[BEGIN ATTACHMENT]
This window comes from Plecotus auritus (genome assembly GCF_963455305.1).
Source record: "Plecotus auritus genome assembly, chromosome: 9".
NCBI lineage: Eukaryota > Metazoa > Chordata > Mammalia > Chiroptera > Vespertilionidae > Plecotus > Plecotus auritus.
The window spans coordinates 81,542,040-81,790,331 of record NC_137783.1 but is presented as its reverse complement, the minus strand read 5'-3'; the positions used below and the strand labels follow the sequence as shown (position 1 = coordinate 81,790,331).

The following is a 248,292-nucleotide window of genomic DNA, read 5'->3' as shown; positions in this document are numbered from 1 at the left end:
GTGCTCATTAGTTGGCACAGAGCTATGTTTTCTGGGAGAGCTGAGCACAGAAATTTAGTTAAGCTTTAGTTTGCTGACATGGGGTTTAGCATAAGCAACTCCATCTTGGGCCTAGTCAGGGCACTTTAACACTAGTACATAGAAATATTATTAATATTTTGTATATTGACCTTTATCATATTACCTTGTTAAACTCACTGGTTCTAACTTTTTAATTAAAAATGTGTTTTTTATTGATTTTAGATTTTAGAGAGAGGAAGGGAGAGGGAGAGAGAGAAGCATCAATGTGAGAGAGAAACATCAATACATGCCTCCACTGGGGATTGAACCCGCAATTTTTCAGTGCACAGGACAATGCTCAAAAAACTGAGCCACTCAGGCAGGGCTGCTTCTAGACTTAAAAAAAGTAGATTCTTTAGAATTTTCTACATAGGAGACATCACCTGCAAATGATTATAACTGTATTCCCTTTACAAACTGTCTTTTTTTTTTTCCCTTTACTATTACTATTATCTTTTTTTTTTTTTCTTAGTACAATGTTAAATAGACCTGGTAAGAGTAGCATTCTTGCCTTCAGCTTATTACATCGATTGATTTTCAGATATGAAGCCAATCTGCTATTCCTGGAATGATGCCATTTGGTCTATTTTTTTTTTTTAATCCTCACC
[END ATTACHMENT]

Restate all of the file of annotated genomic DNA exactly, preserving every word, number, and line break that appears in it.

This window comes from Plecotus auritus (genome assembly GCF_963455305.1).
Source record: "Plecotus auritus genome assembly, chromosome: 9".
NCBI lineage: Eukaryota > Metazoa > Chordata > Mammalia > Chiroptera > Vespertilionidae > Plecotus > Plecotus auritus.
The window spans coordinates 81,542,040-81,790,331 of record NC_137783.1 but is presented as its reverse complement, the minus strand read 5'-3'; the positions used below and the strand labels follow the sequence as shown (position 1 = coordinate 81,790,331).

The following is a 248,292-nucleotide window of genomic DNA, read 5'->3' as shown; positions in this document are numbered from 1 at the left end:
GTGCTCATTAGTTGGCACAGAGCTATGTTTTCTGGGAGAGCTGAGCACAGAAATTTAGTTAAGCTTTAGTTTGCTGACATGGGGTTTAGCATAAGCAACTCCATCTTGGGCCTAGTCAGGGCACTTTAACACTAGTACATAGAAATATTATTAATATTTTGTATATTGACCTTTATCATATTACCTTGTTAAACTCACTGGTTCTAACTTTTTAATTAAAAATGTGTTTTTTATTGATTTTAGATTTTAGAGAGAGGAAGGGAGAGGGAGAGAGAGAAGCATCAATGTGAGAGAGAAACATCAATACATGCCTCCACTGGGGATTGAACCCGCAATTTTTCAGTGCACAGGACAATGCTCAAAAAACTGAGCCACTCAGGCAGGGCTGCTTCTAGACTTAAAAAAAGTAGATTCTTTAGAATTTTCTACATAGGAGACATCACCTGCAAATGATTATAACTGTATTCCCTTTACAAACTGTCTTTTTTTTTTTCCCTTTACTATTACTATTATCTTTTTTTTTTTTTCTTAGTACAATGTTAAATAGACCTGGTAAGAGTAGCATTCTTGCCTTCAGCTTATTACATCGATTGATTTTCAGATATGAAGCCAATCTGCTATTCCTGGAATGATGCCATTTGGTCTATTTTTTTTTTTTAATCCTCACC